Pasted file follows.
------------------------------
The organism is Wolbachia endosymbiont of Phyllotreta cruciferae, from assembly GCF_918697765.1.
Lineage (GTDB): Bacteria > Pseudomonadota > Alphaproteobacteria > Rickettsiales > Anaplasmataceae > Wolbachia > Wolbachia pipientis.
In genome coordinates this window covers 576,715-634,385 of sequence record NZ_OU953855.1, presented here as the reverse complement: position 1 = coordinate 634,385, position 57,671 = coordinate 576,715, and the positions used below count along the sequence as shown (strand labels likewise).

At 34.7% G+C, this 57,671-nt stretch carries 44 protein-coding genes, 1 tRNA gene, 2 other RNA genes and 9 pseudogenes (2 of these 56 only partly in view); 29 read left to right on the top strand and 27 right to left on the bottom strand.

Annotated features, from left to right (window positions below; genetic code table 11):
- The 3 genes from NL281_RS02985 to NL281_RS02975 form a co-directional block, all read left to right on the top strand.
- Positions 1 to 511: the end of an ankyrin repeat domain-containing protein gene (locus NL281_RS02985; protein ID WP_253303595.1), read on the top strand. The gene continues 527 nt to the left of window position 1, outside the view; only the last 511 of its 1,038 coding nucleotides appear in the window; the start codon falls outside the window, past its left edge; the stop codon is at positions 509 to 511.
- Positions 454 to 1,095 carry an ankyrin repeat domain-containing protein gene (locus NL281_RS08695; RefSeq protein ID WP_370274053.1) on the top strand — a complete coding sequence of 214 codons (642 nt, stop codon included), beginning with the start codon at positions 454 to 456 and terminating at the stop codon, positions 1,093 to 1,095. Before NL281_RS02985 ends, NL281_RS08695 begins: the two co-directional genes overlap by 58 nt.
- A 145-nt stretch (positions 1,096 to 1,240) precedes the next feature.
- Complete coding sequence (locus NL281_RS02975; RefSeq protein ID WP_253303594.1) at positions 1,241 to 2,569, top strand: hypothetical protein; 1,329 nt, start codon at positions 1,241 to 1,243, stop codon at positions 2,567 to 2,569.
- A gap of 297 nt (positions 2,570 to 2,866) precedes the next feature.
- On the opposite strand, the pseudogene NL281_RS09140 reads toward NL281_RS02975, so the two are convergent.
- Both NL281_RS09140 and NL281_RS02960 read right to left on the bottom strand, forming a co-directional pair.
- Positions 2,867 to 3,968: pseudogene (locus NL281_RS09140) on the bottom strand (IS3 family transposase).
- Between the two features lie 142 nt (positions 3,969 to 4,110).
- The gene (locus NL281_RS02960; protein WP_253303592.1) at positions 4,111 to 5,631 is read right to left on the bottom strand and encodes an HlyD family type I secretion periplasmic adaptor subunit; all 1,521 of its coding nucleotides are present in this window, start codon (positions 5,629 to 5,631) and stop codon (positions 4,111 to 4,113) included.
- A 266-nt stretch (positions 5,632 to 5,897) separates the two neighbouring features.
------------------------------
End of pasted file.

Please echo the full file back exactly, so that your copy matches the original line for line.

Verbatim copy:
The organism is Wolbachia endosymbiont of Phyllotreta cruciferae, from assembly GCF_918697765.1.
Lineage (GTDB): Bacteria > Pseudomonadota > Alphaproteobacteria > Rickettsiales > Anaplasmataceae > Wolbachia > Wolbachia pipientis.
In genome coordinates this window covers 576,715-634,385 of sequence record NZ_OU953855.1, presented here as the reverse complement: position 1 = coordinate 634,385, position 57,671 = coordinate 576,715, and the positions used below count along the sequence as shown (strand labels likewise).

At 34.7% G+C, this 57,671-nt stretch carries 44 protein-coding genes, 1 tRNA gene, 2 other RNA genes and 9 pseudogenes (2 of these 56 only partly in view); 29 read left to right on the top strand and 27 right to left on the bottom strand.

Annotated features, from left to right (window positions below; genetic code table 11):
- The 3 genes from NL281_RS02985 to NL281_RS02975 form a co-directional block, all read left to right on the top strand.
- Positions 1 to 511: the end of an ankyrin repeat domain-containing protein gene (locus NL281_RS02985; protein ID WP_253303595.1), read on the top strand. The gene continues 527 nt to the left of window position 1, outside the view; only the last 511 of its 1,038 coding nucleotides appear in the window; the start codon falls outside the window, past its left edge; the stop codon is at positions 509 to 511.
- Positions 454 to 1,095 carry an ankyrin repeat domain-containing protein gene (locus NL281_RS08695; RefSeq protein ID WP_370274053.1) on the top strand — a complete coding sequence of 214 codons (642 nt, stop codon included), beginning with the start codon at positions 454 to 456 and terminating at the stop codon, positions 1,093 to 1,095. Before NL281_RS02985 ends, NL281_RS08695 begins: the two co-directional genes overlap by 58 nt.
- A 145-nt stretch (positions 1,096 to 1,240) precedes the next feature.
- Complete coding sequence (locus NL281_RS02975; RefSeq protein ID WP_253303594.1) at positions 1,241 to 2,569, top strand: hypothetical protein; 1,329 nt, start codon at positions 1,241 to 1,243, stop codon at positions 2,567 to 2,569.
- A gap of 297 nt (positions 2,570 to 2,866) precedes the next feature.
- On the opposite strand, the pseudogene NL281_RS09140 reads toward NL281_RS02975, so the two are convergent.
- Both NL281_RS09140 and NL281_RS02960 read right to left on the bottom strand, forming a co-directional pair.
- Positions 2,867 to 3,968: pseudogene (locus NL281_RS09140) on the bottom strand (IS3 family transposase).
- Between the two features lie 142 nt (positions 3,969 to 4,110).
- The gene (locus NL281_RS02960; protein WP_253303592.1) at positions 4,111 to 5,631 is read right to left on the bottom strand and encodes an HlyD family type I secretion periplasmic adaptor subunit; all 1,521 of its coding nucleotides are present in this window, start codon (positions 5,629 to 5,631) and stop codon (positions 4,111 to 4,113) included.
- A 266-nt stretch (positions 5,632 to 5,897) separates the two neighbouring features.